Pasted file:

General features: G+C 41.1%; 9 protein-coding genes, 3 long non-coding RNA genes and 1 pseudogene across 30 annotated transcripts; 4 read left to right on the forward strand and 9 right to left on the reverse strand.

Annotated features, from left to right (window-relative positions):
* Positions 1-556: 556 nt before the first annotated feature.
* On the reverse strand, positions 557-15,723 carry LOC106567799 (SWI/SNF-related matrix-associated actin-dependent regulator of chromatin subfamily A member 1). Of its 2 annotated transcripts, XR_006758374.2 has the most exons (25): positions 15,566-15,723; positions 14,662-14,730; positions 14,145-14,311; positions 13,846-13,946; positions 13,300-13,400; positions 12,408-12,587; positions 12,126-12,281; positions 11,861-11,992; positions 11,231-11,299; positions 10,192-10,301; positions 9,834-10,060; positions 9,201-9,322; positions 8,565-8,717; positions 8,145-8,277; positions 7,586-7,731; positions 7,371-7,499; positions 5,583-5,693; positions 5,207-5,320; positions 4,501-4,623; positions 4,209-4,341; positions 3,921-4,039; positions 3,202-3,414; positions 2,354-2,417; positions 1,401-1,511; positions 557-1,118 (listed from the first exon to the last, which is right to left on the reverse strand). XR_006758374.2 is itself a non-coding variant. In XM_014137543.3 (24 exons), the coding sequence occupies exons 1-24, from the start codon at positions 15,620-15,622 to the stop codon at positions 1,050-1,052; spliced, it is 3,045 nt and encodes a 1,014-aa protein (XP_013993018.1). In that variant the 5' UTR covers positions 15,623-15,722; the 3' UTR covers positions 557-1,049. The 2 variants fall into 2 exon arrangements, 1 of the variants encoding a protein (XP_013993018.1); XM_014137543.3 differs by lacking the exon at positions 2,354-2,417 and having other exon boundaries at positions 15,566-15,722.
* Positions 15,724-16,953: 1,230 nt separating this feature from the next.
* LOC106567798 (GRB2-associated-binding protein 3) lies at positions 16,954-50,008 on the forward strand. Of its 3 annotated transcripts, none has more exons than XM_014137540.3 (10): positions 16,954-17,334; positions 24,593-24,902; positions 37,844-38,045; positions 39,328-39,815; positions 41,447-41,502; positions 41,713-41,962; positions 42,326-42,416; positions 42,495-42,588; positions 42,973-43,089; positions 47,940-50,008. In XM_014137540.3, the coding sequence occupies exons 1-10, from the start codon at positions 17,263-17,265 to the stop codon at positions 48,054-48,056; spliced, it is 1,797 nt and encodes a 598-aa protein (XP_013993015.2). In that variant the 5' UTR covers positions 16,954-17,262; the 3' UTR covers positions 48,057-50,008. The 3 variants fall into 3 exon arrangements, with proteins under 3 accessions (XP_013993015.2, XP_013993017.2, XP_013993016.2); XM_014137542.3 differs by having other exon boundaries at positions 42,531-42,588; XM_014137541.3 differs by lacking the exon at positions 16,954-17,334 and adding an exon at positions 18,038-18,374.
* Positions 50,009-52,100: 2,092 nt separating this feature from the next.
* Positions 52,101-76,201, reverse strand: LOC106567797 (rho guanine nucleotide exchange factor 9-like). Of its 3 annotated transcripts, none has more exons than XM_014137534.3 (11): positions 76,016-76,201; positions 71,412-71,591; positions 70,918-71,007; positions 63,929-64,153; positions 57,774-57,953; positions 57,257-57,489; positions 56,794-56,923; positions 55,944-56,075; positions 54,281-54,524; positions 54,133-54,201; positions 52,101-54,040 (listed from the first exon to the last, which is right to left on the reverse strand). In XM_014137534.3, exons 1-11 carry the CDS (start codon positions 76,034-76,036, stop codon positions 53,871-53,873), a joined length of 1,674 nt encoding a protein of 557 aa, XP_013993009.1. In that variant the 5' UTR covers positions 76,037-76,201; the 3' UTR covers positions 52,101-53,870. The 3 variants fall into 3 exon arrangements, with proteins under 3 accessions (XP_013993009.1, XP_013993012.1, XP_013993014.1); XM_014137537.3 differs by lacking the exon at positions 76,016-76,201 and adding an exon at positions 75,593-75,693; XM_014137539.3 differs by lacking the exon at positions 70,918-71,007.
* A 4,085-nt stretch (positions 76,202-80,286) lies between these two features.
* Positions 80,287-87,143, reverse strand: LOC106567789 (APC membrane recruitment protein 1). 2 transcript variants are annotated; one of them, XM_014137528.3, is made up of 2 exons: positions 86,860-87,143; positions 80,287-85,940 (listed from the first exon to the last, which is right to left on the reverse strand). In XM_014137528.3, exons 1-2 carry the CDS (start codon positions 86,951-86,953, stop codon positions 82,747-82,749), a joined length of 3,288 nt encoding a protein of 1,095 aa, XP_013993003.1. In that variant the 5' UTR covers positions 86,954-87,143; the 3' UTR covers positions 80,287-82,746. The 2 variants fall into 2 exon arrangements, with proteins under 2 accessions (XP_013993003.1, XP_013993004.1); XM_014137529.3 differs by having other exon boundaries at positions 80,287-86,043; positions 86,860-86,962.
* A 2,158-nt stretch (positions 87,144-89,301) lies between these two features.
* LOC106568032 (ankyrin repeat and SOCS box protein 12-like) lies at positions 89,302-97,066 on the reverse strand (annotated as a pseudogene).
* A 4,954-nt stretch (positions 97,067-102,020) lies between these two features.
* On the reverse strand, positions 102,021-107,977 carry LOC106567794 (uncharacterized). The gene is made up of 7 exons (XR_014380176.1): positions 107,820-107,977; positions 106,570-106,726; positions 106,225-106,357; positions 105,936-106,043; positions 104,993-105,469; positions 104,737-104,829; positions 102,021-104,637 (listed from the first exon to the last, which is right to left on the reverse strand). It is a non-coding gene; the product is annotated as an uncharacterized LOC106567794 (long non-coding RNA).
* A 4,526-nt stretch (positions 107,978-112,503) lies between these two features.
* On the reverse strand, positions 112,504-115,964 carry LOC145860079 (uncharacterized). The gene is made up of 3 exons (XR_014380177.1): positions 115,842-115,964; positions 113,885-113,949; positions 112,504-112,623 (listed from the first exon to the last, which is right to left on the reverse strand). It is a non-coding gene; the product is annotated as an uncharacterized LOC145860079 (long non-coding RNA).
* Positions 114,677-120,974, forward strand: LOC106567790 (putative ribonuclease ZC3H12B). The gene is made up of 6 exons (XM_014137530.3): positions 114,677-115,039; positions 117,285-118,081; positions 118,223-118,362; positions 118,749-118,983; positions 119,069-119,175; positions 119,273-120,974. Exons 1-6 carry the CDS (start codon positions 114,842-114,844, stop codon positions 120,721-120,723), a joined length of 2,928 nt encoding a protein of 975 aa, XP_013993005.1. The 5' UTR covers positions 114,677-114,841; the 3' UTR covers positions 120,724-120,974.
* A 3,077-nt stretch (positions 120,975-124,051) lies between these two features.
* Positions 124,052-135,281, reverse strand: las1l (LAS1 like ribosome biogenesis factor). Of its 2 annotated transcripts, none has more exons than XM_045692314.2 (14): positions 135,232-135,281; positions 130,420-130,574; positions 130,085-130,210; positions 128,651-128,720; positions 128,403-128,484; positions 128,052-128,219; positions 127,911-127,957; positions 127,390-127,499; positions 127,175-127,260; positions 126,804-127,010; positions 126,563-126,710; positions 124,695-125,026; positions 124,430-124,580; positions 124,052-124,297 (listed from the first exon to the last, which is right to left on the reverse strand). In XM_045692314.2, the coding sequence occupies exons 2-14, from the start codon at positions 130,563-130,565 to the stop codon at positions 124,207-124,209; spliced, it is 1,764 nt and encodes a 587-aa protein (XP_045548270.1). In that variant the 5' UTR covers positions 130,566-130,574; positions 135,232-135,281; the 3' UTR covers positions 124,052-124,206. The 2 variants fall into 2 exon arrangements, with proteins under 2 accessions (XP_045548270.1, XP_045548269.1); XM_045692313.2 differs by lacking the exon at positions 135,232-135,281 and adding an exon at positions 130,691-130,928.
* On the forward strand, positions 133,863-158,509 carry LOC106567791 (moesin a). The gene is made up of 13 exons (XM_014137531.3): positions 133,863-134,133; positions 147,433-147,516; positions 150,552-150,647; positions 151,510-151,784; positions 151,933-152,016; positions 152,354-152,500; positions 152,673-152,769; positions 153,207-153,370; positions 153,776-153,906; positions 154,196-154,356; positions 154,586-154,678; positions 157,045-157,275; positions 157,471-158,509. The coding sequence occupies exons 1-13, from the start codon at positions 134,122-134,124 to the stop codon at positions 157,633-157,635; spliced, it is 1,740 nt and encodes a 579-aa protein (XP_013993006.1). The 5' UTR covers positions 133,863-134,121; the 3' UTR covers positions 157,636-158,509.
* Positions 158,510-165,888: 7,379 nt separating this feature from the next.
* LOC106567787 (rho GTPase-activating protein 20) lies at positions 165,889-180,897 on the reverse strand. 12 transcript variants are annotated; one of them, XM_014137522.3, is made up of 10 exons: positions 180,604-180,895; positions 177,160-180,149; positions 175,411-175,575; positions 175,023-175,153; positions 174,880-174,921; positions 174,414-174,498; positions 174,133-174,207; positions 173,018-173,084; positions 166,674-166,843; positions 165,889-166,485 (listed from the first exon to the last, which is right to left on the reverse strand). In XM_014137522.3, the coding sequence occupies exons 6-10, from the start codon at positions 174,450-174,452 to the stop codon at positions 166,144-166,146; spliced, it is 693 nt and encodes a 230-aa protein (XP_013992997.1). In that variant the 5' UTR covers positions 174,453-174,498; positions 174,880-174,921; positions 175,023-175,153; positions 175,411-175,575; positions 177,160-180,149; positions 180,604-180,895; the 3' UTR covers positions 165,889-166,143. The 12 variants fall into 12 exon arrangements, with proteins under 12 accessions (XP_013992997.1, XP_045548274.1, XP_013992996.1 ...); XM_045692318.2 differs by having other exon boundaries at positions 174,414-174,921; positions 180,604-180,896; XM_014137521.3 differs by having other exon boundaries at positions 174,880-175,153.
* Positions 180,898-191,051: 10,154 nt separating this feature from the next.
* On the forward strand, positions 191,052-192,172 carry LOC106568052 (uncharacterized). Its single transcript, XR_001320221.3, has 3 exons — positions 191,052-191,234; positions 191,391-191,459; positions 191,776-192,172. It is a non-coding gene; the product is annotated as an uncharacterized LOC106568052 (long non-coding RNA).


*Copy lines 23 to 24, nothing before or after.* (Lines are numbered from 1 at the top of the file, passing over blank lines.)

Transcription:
* Positions 180,898-191,051: 10,154 nt separating this feature from the next.
* On the forward strand, positions 191,052-192,172 carry LOC106568052 (uncharacterized). Its single transcript, XR_001320221.3, has 3 exons — positions 191,052-191,234; positions 191,391-191,459; positions 191,776-192,172. It is a non-coding gene; the product is annotated as an uncharacterized LOC106568052 (long non-coding RNA).